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DVD Review: Live Free Or Die Hard

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Yippie ki yay … we all know the rest of that famous line! Yes, folks. John McClane is back in the fourth installment of the Die Hard series, Live Free or Die Hard. The last time we saw Bruce Willis take on this role was well over ten years ago in 1995. The movie hit the big screen back in June, and it is now available in two versions on DVD. Both selections contain unrated versions of the film, but if you're a true fan you will want to pick up the two-disc edition of this film for a complete behind the scenes look at the movies that came before in the series and how this fourth installment was made.

Len Wiseman took on this project, being one of those young boys that made his own Die Hard movies in his backyard. This is something he even shared with Bruce Willis during the making of the film. Wiseman is probably best known for the Underworld series of films. Live Free or Die Hard stays true to the classic formula created by the first three films, but it still manages to bring the film and McClane into the 21st century. The man who wouldn't even know much about faxing in the last film is now dealing with a man who has taken over the nation's computers using the hackers who know their way around any computer system.

Once their job is done, those very hackers are then eliminated — all except for one played by Justin Long in this film, the one that Det. John McClane is asked to bring to D.C. for questioning. Just another small assignment that ends up throwing McClane right into the thick of the action as Thomas Gabriel, played by Timothy Olyphant, wreaks havoc on the computer world to show the country just what might happen if terrorists took them over. He had warned them of the possibility of such a plot, but they hadn't listened. Now he is showing them just what can happen in an event called a fire sale, where, yes, everything must go. Access to everything shut down in a matter of moments. Electricity, transportation, phones, financial, and television signals captured by a simple press of a few buttons.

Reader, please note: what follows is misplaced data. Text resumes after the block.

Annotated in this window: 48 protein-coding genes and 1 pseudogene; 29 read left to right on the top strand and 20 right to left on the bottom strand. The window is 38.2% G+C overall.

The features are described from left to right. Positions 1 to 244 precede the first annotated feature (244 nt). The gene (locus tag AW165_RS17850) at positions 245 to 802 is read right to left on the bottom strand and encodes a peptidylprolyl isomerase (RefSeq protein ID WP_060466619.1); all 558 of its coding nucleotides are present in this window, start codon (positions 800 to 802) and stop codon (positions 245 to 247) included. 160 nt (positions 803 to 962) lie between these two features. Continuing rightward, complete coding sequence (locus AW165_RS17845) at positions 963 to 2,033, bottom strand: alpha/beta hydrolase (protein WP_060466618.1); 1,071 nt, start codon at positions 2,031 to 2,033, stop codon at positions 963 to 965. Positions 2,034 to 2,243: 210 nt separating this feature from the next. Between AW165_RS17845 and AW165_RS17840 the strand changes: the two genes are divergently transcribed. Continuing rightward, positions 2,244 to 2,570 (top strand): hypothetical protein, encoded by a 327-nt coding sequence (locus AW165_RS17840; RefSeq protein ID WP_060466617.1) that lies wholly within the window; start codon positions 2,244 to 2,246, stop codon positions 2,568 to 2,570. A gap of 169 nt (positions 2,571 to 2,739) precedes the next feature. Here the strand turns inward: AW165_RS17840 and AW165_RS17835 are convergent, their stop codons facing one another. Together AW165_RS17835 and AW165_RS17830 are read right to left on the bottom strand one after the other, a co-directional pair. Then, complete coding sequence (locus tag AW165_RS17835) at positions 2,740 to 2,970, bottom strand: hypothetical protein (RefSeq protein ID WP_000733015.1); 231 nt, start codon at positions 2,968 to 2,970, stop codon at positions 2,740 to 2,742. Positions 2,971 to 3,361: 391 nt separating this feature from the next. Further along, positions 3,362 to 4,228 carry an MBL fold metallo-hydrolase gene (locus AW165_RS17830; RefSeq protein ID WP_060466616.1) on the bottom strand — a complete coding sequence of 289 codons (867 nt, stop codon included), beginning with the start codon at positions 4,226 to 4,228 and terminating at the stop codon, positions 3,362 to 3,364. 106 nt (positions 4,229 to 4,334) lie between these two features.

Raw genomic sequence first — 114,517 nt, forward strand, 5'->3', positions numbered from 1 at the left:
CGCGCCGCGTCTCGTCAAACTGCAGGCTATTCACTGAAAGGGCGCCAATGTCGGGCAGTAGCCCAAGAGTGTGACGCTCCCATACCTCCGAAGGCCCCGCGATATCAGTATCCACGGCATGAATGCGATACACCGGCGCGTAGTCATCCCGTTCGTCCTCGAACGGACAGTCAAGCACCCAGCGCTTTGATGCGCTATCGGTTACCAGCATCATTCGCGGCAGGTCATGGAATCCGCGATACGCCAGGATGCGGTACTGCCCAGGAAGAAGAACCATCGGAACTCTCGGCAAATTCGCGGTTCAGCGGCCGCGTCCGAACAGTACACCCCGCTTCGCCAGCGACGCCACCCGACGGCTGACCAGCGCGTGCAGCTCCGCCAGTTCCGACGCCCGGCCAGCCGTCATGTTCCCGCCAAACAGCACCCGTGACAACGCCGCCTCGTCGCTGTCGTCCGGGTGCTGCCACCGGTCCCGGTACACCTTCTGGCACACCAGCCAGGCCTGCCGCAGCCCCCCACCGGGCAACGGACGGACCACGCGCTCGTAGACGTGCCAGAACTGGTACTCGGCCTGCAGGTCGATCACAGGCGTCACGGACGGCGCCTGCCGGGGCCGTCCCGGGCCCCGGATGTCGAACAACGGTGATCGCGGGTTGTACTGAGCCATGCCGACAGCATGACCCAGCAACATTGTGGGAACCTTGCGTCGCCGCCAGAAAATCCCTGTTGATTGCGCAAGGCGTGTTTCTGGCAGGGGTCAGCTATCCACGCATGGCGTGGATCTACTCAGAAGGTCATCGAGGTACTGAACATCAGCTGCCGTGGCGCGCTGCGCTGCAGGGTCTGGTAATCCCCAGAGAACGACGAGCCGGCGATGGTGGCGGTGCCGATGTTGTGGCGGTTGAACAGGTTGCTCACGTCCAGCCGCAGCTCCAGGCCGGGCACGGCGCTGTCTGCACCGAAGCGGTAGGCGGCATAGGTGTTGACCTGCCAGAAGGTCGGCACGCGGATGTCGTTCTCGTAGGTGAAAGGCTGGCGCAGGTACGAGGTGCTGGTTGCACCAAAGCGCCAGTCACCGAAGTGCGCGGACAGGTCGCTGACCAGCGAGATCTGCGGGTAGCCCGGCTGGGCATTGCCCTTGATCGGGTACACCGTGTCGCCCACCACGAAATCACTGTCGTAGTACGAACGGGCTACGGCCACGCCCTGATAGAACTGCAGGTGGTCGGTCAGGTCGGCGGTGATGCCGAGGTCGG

For over two hours, we watch as McClane is dragged quickly into the twenty-first century as he learns about computers and just how much they control. His main focus is getting the bad guy to stop, and this becomes a personal mission for him, as it always does in these films, when his daughter is kidnapped by Gabriel. We have non-stop action, funny dialogue, and some great fight scenes that make this film worth seeing.

I was recently able to see the two-disc unrated edition, and I thoroughly enjoyed the movie from the first moment on. Mary Elizabeth Winstead comes in as McClane's daughter, and her performance is spot on. She is definitely her father's daughter. Justin Long is also one to watch. What I enjoyed most about this edition of the film, and what I think makes it the only edition of this film to buy, is the documentary on the second disc. We're taken step by step from concept to final product. This DVD topped the rental and sales charts the first week of its release, and there is no telling if it will do the same in its second. Yippie ki yay is right though. This DVD is a must own for any Die Hard fan.

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